Oniken: Unstoppable Edition (Xbox One) Review
Looks and plays like a forgotten NES game
Large levels with a hidden collectable in each
Cheap enemy placement and really hard bosses
Checkpoint system will cause frustrating rage quits
What can easily be mistaken for a legit lost NES game, Oniken: Unstoppable Edition on Xbox One plays similarly to action classics like Ninja Gaiden, Contra, or Shinobi. This is an authentic old-school experience right down to the limited 8-bit color palette, chiptune soundtrack, and brutally high difficulty.
Playing as a badass ninja with a Cloud-like buster sword, this mercenary’s job is to slash anything that moves with a simple control scheme. With one button to attack and one button to jump, original Castlevania fans will feel right at home especially with the Up+Attack to throw the only sub-weapon, a grenade. Like Simon’s whip, the player can occasionally extend the length of the sword’s attack by collecting a power-up but this is fleeting and short lived. Every time damage is taken, any sword upgrades are removed. Combined with the scarcity of the upgrades in the first place and the ridiculously high difficulty factory, don’t expect to stay strong for long. The player can also trade-in this upgrade for a temporary power boost but damage will be taken before it can be used.
Oniken is a hard game. In fact, it is so difficult I was unable to beat the fifth level and it took me about a million tries to beat level 3. Each stage is littered with cheap enemy placement, tedious jumps, and bosses that make the game borderline unplayable. There is a checkpoint system they are spaced much too far apart and there are not nearly as many health drops as there should be. The worst part is, if you die, it is right back to the beginning where the player must struggle to through another ten minutes of pain and suffering just to die again in the spot that originally claimed the first continue.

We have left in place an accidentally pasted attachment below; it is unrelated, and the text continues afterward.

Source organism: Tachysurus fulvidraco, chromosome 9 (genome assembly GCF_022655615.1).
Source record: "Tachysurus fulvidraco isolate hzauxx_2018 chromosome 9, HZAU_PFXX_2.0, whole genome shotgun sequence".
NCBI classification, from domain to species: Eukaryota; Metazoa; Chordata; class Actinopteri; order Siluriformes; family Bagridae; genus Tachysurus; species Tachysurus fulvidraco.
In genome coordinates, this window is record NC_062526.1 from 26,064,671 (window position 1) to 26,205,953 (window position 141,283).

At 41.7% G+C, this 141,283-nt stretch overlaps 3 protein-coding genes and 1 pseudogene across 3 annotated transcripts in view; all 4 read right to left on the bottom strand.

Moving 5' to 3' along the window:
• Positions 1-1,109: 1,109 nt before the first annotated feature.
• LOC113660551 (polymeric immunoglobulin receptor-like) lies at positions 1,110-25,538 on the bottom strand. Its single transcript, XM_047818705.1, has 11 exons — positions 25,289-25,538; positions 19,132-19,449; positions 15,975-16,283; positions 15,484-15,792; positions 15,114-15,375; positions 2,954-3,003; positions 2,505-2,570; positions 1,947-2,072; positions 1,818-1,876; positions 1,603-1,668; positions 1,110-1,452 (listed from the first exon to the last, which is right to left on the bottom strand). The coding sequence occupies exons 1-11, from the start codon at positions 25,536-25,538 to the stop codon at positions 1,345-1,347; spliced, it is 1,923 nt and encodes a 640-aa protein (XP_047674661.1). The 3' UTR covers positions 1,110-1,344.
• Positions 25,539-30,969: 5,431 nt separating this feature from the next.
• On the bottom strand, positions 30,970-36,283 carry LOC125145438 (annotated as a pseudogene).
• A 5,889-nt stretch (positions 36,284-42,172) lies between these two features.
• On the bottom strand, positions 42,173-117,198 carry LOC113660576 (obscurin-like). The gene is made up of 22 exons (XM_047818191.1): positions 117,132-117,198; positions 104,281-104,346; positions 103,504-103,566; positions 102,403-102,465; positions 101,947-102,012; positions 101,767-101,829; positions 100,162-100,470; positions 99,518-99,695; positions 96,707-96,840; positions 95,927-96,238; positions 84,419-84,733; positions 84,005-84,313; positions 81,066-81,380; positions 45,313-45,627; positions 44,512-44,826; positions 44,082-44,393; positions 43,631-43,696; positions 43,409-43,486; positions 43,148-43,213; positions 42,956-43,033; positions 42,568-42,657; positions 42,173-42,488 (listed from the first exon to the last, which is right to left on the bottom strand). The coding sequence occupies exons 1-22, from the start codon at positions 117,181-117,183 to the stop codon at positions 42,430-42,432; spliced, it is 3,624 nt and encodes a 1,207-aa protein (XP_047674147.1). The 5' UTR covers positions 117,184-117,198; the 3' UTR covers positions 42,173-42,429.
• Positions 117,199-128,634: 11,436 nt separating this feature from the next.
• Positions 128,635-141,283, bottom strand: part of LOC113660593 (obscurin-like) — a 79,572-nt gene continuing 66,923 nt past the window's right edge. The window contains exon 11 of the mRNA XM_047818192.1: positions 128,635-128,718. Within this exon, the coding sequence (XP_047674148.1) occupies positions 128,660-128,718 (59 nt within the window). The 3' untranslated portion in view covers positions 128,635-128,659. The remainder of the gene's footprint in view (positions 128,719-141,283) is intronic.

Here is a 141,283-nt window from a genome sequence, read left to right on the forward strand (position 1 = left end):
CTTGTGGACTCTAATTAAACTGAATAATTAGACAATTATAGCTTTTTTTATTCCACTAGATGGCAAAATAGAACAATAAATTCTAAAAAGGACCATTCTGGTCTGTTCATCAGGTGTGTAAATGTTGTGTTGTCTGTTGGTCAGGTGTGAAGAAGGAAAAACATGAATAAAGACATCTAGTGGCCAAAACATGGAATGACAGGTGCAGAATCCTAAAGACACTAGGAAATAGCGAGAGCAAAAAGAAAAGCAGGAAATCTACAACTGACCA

This entire package, through and through, is a loving tribute to old school games, for better or worse. Players who cut their teeth on the difficult platformers of the 80s will feel immediate nostalgia from both the gameplay and presentation. However, any modern gamer will quickly realize how far game design has come and there are better ways of doing things while being respectful to the player and to the player’s time. There is no question that I truly appreciate the detail that went into the new NES-style game, but when I cannot beat a stage due to the unfair difficulty after trying a couple dozen times, rage quitting will conquer nostalgic charm.
Not As Good As: Blazing Chrome
Play It Instead: Bloodstained: Curse of the Moon
Wait For It: the Turbo Grafx-16 Classic
By: Zachary Gasiorowski, Editor in Chief myGamer.com